Revealed: Marie Antoinette’s Scandalous Secret Letters to Her Lover
PARIS — In January of 1792, less than two years before she lost her head to the guillotine, Maria Antonia Josepha Johanna von Habsburg-Lothringen composed a secret letter.
“I love you madly,” the woman more commonly known as Marie Antoinette wrote from the Tuileries Palace, where she languished under house arrest. “There is never a moment in which I do not adore you.” (See the PDF)
The letter’s sentimental declarations were later blacked out, and for good reason. Its recipient was not her husband, King Louis XVI, but her alleged longtime lover, the Swedish Count Axel von Fersen.
This furtive lettre d'amour and others like it were recently deciphered by a team at France’s Research Center for the Conservation of Collections (CRCC), who used modern technology, including X-ray and different infrared scanners, to reveal the redacted words of love between the count and the doomed queen.
The revelation comes two months prior to the release of a new book, I Love You Madly—Marie-Antoinette: The Secret Letters, due to hit British and French shelves in March. In the book, British historian Evelyn Farr documents the pair’s clandestine courtship through more than 20 other secret letters that Farr spent about a year deciphering as she trawled archives across Europe.
The pair’s lusty liaison has been addressed before in both fictional and non-fictional accounts, including Sophia Coppola’s 2006 big-screen adaptation, with Jamie “Fifty Shades of Gray” Dornan playing the suave Swedish count. Antonia Fraser’s biography Marie Antoinette: The Journey, published in 2001, also addresses their affair. However, as Fraser acknowledges in the book, there was no solid proof that the love story actually took place.
As a result, the torrid relationship has been subject to much speculation among historians, particularly the French. Popular theories include an innocent platonic friendship between the two and a one-sided infatuation. Even the Chateau de Versailles’ official website describes Fersen as an “intimate friend” of Marie Antoinette’s, noting, “The nature of the relationship between the Swedish count and the queen has been much commented on. Historically, their liaison is not certified and this mystery nourishes the legend.”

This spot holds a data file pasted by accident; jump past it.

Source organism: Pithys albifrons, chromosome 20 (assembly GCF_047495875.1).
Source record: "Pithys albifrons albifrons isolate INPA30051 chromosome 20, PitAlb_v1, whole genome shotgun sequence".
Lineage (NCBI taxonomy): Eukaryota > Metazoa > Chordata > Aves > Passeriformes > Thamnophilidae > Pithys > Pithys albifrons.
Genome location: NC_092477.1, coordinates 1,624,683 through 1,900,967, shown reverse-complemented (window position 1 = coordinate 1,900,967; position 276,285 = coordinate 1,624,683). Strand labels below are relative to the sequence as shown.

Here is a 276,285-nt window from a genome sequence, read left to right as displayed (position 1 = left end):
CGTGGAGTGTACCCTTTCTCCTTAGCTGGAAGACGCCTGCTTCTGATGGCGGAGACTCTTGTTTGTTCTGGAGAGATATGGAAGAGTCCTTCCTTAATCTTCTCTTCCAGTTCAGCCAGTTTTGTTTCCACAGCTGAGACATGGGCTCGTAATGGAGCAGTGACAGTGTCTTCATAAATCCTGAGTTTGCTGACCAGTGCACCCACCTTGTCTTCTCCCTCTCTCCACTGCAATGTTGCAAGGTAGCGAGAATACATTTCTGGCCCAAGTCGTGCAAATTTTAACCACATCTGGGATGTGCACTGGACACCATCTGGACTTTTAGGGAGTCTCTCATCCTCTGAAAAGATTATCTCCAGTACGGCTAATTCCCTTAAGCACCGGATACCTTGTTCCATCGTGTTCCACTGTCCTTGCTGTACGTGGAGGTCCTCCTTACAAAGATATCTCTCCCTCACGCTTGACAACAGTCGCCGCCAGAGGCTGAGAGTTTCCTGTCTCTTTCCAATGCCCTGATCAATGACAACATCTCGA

Farr’s discoveries, coupled with the CRCC's revelations, may take the legend a step closer to confirmed reality.
“French historians have typically been on the fence about this subject,” Farr told The Daily Beast, acknowledging that Marie Antoinette did have many male platonic friends, including the Count Valentin Esterházy, to whom she also wrote.
“However, if you compare the letters she wrote to Valentin and the letters written to Fersen, you can see the difference in tone. With Valentin it was always, ‘my dear count,’ not ‘I love you madly.’ Would you write ‘I love you madly’ to a platonic friend?”
Well, maybe. According to Fanny Cosandey, a French historian and a professor at the School for Advanced Studies in the Social Sciences in Paris, while the count and the queen may have shared a love story, it likely only unfolded on the page, not in the bedroom.
“Personally, I don’t think it was possible for Queen Marie Antoinette to have had an actual physical relationship with Fersen,” Cosandey told The Daily Beast. “Maybe it was a platonic love, maybe it was a stronger relationship… but I don’t think these documents are going to tell us much more.”
“We need more information,” she added.
Nevertheless, some of the letters Farr presents in her book—many of which were written in code or in invisible ink—reveal passionate words that seem as cinematic and over-the-top as the legend of the late queen herself.
“I live and exist only to love you—adoring you is my only consolation,” Fersen wrote to her after she had fled to Varennes in an ill-fated attempt to escape revolutionary Paris.
And in another, Fersen wrote: “I love you and will always love you madly all my life… Without you there is no happiness for me.”
Some of the more scintillating claims in Farr’s book concern the paternity of two of the queen’s children. According to the letters and other documents, Princess Sophie and Louis Charles were, in fact, fathered by Fersen—a revelation that Farr admits could raise ire in certain circles.
“I have a hard time believing it,” said Cosandey. “First of all, would it have been possible for the queen to have maintained this secret relationship to the extent that she had children with Fersen without the rest of the court being aware of it at all? Moreover, would the queen have taken such a risk? It would have threatened the French monarchy.”
“Nothing’s impossible, of course, but we would need other proof beyond these letters,” she added. “You must really put everything in context and analyze where the text came from, why he said what he did, why it was anonymous, and so forth.”
Farr, who said that either Fersen himself or one of his descendants redacted the letters, says that she has merely presented the evidence and that it is up to readers to draw their own conclusions.
Regardless of any scandale that could spring from the publication of this centuries-old covert correspondence, Farr sees evidence of the love story as a happy discovery that provides crucial insight into the legendary woman behind the regal myth.
“You can’t understand Marie Antoinette if you do not understand that he [Count Fersen] was the most important person in her life,” she said.